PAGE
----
Luther McAdams ………………….. $ 40,345.55 James McAdams, Jr. ………………. 77,456.22 Julia McAdams …………………… 43,580.46 ___________ Total ………………………….. $161,382.23

The widow, by virtue of her dissent, received $12,546.94 more than she would have received under the will, which results in a loss of this sum to Luther McAdams and James McAdams, Jr. This loss should be borne in the proportion of $77,456.22 to $40,345.55, or substantially seventy-seven to forty, making the loss of James McAdams, Jr., $8,257.38 and that of Luther McAdams $4,289.56. The division of the estate in view of the widow’s dissent, and assuming that she is forty years of age and in good health, would be:

Julia McAdams …………………… $ 56,127.40 James McAdams, Jr. ………………. 69,198.84 Luther McAdams ………………….. 36,055.99 ___________ Total ………………………….. $161,382.23

The basis of this division meets what we conceive to be the equities of the cause, gives effect to the intention of the testator, and comports with the rule which provides that general legacies abate proportionately by reason of the widow’s dissent to the will.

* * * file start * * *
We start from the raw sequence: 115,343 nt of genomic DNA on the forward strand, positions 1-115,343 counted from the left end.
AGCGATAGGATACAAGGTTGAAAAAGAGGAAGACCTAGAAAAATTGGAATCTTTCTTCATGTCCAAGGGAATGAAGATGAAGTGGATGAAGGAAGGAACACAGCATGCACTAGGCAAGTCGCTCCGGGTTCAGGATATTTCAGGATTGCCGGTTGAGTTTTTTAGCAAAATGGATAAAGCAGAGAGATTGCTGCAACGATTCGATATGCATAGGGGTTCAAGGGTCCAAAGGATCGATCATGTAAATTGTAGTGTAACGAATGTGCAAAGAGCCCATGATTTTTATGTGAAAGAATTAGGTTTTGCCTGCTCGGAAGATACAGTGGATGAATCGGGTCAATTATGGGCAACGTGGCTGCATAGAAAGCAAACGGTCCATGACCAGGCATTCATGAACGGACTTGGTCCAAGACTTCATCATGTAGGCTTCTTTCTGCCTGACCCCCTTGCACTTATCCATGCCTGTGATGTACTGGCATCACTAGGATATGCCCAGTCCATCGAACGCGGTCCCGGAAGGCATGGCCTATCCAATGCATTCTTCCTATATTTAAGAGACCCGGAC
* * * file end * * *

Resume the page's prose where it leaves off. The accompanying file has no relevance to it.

We consider this a proper cause to apply the exception to the general rule of acceleration, namely, that the doctrine will not be applied where the legatees suffer a loss by reason of the widow’s dissent. Latta v. Brown, 96 Tenn. 343; Wakefield
v. Wakefield, Ann. Cas., 1913E, 414, and note; Cotton v Fletcher, Ann. Cas., 1915A, 1225, and note.

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That part of the estate bequeathed for the benefit of James McAdams, Jr., will, in the hands of his trustee, be subject to the provisions of the will, should he die before reaching the age of twenty-five years.

The decree of the chancellor will be modified in accordance with this opinion, and the cause remanded for the purpose of ascertaining the interest of James McAdams, Jr., and Luther McAdams on the basis set forth herein, with leave to either party to take such proof as he deems proper; and the chancellor may refer the matter to the master, if he prefers, for a report as to the interests of these parties. The costs of the cause will be paid out of the funds of the estate.